From the humble gramophone to iTunes and MP4, music technology has come a long way.
My earliest recollection of listening to recorded music is that of a strange looking contraption with a brassy and shiny loud-speaker mounted on it, churning out a crackling version of a Carnatic melody (kriti) by one Kanchipuram Dhanakoti who would sign off the three-and-a-half minute song, raucously announcing her name. Well, that was the custom then!
This was soon replaced by a better looking and more compact box with its speaker built in and a neat looking turn-table that worked on an optimum speed (78 RPM) only if it were wound enough by a special lever which resembled the manual-starter of a truck. A circular disc made of vinyl would be placed on the turn-table and it would be activated by a spindle at the top with a stylus (subject to change once in a while) that coursed over its grainy surface and generated the music much to our delight and wonder!
The image of a dog peering into the loudspeaker with curiosity later became a popular brand mnemonic – “His Master’s Voice” - for The Gramophone Co. of India.
Those were the days when the high-pitched voices of S.G. Kittappa, Ariyakkudi Ramanuja Iyengar, M.K. Thyagaraja Bhagavathar and Dandapani Desikar ruled the roost on 78 RPM vinyl. T. N. Rajarathnam’s three-and-a half minute capsule of Thodi was breathtaking, to say the least. When Long Playing records (LP’s) and Extended Play (45 RPM) followed the 78 RPM, there was a veritable explosion of various genres of music that entered our homes. Remember Saraswathi Stores on Mount Road where everybody who wanted to buy records homed in on with regularity?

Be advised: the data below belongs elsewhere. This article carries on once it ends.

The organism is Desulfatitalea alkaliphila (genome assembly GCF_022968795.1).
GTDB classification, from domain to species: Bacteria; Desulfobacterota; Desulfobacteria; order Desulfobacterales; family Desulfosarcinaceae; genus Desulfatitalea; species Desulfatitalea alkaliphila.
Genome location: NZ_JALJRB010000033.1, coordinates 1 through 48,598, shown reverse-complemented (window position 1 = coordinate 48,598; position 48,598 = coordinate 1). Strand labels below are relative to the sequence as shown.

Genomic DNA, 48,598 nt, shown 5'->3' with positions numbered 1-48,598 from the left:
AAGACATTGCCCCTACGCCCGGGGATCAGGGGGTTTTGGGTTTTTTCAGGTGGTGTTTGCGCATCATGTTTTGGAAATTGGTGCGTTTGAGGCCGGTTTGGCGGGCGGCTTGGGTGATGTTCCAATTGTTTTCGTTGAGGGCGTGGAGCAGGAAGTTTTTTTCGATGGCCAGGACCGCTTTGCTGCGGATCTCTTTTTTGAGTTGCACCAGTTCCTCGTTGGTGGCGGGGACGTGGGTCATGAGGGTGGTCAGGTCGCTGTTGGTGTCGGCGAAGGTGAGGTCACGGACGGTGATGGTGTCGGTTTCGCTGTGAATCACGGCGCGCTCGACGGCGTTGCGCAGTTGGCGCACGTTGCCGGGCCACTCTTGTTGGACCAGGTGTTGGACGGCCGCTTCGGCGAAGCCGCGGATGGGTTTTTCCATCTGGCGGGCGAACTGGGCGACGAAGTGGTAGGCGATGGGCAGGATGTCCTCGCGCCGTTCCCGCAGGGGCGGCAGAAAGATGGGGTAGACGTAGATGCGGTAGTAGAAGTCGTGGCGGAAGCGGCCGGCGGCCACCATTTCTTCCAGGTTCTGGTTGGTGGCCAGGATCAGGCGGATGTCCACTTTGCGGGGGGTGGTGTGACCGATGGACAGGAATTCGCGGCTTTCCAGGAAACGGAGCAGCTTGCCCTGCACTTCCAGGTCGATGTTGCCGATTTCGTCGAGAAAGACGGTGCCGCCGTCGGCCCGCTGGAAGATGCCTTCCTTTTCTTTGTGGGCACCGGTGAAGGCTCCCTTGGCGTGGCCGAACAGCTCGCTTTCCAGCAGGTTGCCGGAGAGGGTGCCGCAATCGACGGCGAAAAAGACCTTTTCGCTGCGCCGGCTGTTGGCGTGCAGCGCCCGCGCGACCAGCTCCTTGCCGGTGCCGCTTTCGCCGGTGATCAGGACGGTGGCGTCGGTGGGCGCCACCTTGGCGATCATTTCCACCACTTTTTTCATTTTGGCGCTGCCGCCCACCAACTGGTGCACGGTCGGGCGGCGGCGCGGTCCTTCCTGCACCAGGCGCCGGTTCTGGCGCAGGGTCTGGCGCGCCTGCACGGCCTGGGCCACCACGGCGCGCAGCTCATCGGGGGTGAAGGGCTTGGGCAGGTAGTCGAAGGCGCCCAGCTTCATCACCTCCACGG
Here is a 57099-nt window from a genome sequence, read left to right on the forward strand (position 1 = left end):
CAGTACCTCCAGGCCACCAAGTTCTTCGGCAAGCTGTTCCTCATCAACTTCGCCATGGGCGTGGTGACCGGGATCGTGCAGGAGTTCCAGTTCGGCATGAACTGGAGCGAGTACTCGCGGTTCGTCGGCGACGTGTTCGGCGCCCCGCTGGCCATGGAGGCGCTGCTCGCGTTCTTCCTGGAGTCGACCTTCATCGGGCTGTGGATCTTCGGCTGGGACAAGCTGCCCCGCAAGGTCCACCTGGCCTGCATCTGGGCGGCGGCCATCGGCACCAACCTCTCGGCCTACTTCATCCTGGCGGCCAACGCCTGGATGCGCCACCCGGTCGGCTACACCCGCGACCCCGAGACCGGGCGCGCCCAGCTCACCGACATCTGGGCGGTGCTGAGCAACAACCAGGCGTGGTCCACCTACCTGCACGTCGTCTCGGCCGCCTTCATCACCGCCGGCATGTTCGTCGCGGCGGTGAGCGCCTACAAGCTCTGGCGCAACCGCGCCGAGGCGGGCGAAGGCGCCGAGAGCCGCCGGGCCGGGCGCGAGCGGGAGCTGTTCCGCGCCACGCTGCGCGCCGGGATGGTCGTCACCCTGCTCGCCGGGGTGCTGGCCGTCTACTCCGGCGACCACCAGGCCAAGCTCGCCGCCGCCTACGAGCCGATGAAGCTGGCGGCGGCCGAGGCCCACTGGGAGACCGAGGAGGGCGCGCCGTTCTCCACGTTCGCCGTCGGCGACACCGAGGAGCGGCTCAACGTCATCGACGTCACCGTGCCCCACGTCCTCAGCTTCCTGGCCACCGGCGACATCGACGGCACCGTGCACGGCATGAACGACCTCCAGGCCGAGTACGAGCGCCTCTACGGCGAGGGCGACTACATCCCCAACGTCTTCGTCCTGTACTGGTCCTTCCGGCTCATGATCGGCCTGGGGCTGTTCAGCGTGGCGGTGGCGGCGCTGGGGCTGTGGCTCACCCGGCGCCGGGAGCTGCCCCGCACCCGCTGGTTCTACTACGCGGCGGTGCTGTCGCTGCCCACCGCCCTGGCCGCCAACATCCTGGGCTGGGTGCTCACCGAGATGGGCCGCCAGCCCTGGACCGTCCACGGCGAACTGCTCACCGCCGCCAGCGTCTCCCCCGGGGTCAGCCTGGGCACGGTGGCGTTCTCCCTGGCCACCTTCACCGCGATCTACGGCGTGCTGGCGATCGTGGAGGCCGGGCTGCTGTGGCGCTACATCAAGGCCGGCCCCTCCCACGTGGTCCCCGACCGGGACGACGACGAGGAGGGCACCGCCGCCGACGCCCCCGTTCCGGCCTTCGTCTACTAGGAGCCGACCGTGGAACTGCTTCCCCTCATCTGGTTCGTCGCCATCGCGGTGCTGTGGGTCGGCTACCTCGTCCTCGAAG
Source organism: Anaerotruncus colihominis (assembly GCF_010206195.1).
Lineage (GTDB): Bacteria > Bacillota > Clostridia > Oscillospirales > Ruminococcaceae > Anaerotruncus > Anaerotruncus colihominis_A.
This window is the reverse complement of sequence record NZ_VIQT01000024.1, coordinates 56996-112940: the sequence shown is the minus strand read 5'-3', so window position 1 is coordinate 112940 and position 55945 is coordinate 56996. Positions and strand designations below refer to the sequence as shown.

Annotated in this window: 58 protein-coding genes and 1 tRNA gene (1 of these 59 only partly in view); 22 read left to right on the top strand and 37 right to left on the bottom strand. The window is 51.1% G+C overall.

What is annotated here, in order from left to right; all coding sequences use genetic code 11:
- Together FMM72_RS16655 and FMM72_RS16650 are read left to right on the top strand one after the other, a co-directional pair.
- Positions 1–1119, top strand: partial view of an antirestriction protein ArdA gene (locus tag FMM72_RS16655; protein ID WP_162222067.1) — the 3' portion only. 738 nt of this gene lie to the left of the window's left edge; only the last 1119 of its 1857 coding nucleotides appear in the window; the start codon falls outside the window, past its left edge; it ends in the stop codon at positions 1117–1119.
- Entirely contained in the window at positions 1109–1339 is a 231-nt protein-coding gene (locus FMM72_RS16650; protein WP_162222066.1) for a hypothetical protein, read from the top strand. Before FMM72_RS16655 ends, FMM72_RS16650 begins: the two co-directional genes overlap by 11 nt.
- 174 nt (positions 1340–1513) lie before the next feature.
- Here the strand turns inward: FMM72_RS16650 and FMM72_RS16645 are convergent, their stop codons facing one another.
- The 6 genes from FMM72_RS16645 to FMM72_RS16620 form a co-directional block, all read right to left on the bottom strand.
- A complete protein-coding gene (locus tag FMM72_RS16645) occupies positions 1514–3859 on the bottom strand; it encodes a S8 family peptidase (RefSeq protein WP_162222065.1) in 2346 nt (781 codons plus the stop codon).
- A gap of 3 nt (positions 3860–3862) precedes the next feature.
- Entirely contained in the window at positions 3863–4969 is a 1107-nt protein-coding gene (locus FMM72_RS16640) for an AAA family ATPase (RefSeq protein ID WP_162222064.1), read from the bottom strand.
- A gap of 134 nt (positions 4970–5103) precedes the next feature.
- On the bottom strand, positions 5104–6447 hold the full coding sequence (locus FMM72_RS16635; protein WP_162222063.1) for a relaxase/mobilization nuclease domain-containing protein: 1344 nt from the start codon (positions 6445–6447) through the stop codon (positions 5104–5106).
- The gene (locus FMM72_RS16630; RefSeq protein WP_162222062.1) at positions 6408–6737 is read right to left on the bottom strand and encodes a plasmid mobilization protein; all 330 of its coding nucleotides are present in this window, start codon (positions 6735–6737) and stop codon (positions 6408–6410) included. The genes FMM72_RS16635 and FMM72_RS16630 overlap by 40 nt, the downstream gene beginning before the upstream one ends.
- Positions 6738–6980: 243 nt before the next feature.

While there was the haunting voice of Ustad Abdul Karim Khan surprisingly singing ‘Rama Ni Samana’ in Kharahapriya (unbelievable, but the recording is still available) and Veena Dhanammal’s dulcet fingers floated over a seemingly fretless veena to thrill the connoisseurs of Hindustani and Carnatic music respectively, the younger generation (which included yours truly then) began to get LPs of Bing Crosby and Frank Sinatra from the world of Pop, and Duke Ellington and Louis Armstrong straight, so to speak, from the smoke-filled bars of New Orleans.
A remarkable change in the world of storing and delivering music took place when the spool recorder made its first appearance in Japan and later took India by storm. The AKAI-M 10 (if I vaguely recall the model) became a household name and a status symbol for those who wanted to swing in with the times and display it in their living rooms. Catering to a higher segment, the tape recorder, armed with four tracks, boasted the capacity to bring home several hours of Carnatic music concerts, long-drawn symphonies of Beethoven, jazz standards ranging from Thelonious Monk and Miles Davis to Charlie Parker and Dizzy Gillespie, not to forget the complete repertoire of the golden oldies, Mohammed Rafi, Mukesh and Talat Mehmood, and ghazals of Begum Akthar.
But Man’s thirst for innovation soon put paid to the rule of the cumbersome Tape Recorder. The entry of Compact Cassettes into the world of Recorded Music was a remarkable phenomenon making it possible for music to go wherever he wanted it to and allowing him to manipulate its flow in whichever sequence he desired. One thrilled to the idea of having a small package of invaluable music tucked away in one’s pocket. (At a later point of time, history would repeat itself when the pen-drive captured much more music within its tiny frame!).